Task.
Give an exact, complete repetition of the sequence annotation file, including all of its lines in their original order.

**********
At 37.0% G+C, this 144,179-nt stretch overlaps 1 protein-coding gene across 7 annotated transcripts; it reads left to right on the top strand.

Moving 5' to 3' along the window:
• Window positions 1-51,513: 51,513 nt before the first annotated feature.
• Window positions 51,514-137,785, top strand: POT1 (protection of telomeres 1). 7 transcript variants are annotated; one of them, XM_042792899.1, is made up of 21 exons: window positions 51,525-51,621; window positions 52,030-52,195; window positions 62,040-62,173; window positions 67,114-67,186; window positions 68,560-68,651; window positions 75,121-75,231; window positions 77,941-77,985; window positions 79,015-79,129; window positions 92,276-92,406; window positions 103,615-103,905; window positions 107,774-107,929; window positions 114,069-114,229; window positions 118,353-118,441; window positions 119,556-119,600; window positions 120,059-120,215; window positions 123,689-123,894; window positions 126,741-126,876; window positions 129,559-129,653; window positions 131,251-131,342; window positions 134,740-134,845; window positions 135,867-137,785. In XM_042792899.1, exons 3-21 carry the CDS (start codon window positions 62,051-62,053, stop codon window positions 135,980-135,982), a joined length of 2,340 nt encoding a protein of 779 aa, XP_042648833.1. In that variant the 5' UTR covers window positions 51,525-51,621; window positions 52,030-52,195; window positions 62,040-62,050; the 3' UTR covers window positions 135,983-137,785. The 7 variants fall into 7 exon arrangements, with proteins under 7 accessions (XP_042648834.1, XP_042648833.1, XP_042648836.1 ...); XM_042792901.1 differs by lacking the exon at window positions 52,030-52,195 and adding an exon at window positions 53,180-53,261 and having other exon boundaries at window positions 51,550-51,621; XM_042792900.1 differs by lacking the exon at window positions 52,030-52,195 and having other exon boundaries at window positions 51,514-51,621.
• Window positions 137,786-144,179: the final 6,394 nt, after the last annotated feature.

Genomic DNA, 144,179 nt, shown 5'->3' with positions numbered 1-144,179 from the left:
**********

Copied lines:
At 37.0% G+C, this 144,179-nt stretch overlaps 1 protein-coding gene across 7 annotated transcripts; it reads left to right on the top strand.

Moving 5' to 3' along the window:
• Window positions 1-51,513: 51,513 nt before the first annotated feature.
• Window positions 51,514-137,785, top strand: POT1 (protection of telomeres 1). 7 transcript variants are annotated; one of them, XM_042792899.1, is made up of 21 exons: window positions 51,525-51,621; window positions 52,030-52,195; window positions 62,040-62,173; window positions 67,114-67,186; window positions 68,560-68,651; window positions 75,121-75,231; window positions 77,941-77,985; window positions 79,015-79,129; window positions 92,276-92,406; window positions 103,615-103,905; window positions 107,774-107,929; window positions 114,069-114,229; window positions 118,353-118,441; window positions 119,556-119,600; window positions 120,059-120,215; window positions 123,689-123,894; window positions 126,741-126,876; window positions 129,559-129,653; window positions 131,251-131,342; window positions 134,740-134,845; window positions 135,867-137,785. In XM_042792899.1, exons 3-21 carry the CDS (start codon window positions 62,051-62,053, stop codon window positions 135,980-135,982), a joined length of 2,340 nt encoding a protein of 779 aa, XP_042648833.1. In that variant the 5' UTR covers window positions 51,525-51,621; window positions 52,030-52,195; window positions 62,040-62,050; the 3' UTR covers window positions 135,983-137,785. The 7 variants fall into 7 exon arrangements, with proteins under 7 accessions (XP_042648834.1, XP_042648833.1, XP_042648836.1 ...); XM_042792901.1 differs by lacking the exon at window positions 52,030-52,195 and adding an exon at window positions 53,180-53,261 and having other exon boundaries at window positions 51,550-51,621; XM_042792900.1 differs by lacking the exon at window positions 52,030-52,195 and having other exon boundaries at window positions 51,514-51,621.
• Window positions 137,786-144,179: the final 6,394 nt, after the last annotated feature.

Genomic DNA, 144,179 nt, shown 5'->3' with positions numbered 1-144,179 from the left: